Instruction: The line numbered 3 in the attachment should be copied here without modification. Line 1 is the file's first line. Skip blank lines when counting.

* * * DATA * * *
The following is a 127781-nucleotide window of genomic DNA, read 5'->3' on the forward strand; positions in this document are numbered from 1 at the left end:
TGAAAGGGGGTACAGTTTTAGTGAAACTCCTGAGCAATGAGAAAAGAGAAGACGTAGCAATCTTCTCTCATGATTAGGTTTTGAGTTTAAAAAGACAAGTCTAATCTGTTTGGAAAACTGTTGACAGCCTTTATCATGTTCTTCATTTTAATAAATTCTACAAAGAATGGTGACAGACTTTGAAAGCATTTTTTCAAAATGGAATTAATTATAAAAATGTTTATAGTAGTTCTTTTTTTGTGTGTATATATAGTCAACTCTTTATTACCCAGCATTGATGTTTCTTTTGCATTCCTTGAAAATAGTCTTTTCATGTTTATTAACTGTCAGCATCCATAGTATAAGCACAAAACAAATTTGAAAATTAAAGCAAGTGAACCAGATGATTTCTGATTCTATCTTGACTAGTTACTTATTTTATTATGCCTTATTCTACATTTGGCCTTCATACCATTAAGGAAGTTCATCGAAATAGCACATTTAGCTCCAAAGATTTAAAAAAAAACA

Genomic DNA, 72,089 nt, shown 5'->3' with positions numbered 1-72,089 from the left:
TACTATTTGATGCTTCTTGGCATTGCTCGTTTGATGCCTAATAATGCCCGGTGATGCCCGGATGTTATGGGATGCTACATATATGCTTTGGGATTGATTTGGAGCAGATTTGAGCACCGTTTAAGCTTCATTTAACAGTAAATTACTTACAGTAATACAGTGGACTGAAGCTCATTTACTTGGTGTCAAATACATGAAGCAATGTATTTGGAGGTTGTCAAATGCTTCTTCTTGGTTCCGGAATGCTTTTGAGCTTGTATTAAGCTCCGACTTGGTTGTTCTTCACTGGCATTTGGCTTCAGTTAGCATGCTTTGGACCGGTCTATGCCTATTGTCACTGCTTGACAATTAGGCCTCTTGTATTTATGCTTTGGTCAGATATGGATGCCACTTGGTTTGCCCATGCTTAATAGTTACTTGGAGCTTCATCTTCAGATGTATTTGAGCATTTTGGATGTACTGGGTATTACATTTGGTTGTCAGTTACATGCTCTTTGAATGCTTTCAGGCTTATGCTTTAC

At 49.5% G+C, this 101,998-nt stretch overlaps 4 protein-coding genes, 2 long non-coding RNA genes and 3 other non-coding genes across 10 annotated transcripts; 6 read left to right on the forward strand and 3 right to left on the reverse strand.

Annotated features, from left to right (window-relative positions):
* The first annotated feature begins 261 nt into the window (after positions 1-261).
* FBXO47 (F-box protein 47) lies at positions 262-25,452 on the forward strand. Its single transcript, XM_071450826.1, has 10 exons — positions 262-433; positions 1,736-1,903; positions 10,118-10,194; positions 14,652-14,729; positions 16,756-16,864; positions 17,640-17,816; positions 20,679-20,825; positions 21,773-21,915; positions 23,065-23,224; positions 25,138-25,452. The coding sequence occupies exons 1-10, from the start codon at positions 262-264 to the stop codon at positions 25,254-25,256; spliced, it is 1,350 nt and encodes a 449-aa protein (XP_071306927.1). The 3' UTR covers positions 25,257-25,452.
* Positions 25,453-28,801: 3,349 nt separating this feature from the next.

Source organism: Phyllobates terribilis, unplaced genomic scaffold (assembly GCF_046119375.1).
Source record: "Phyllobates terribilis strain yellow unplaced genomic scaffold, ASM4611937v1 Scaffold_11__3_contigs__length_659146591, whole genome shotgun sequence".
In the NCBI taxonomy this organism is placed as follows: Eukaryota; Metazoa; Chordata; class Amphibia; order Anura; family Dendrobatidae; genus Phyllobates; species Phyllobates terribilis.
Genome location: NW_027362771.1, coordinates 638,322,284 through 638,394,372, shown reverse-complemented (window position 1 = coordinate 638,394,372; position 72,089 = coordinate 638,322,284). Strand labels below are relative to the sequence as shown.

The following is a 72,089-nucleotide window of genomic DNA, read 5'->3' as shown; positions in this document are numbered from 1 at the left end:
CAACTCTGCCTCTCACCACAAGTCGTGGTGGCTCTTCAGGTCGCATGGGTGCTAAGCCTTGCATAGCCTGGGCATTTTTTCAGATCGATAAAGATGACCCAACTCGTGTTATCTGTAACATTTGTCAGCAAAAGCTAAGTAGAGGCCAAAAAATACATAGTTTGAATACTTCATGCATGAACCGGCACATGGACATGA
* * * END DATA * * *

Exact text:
Genomic DNA, 72,089 nt, shown 5'->3' with positions numbered 1-72,089 from the left: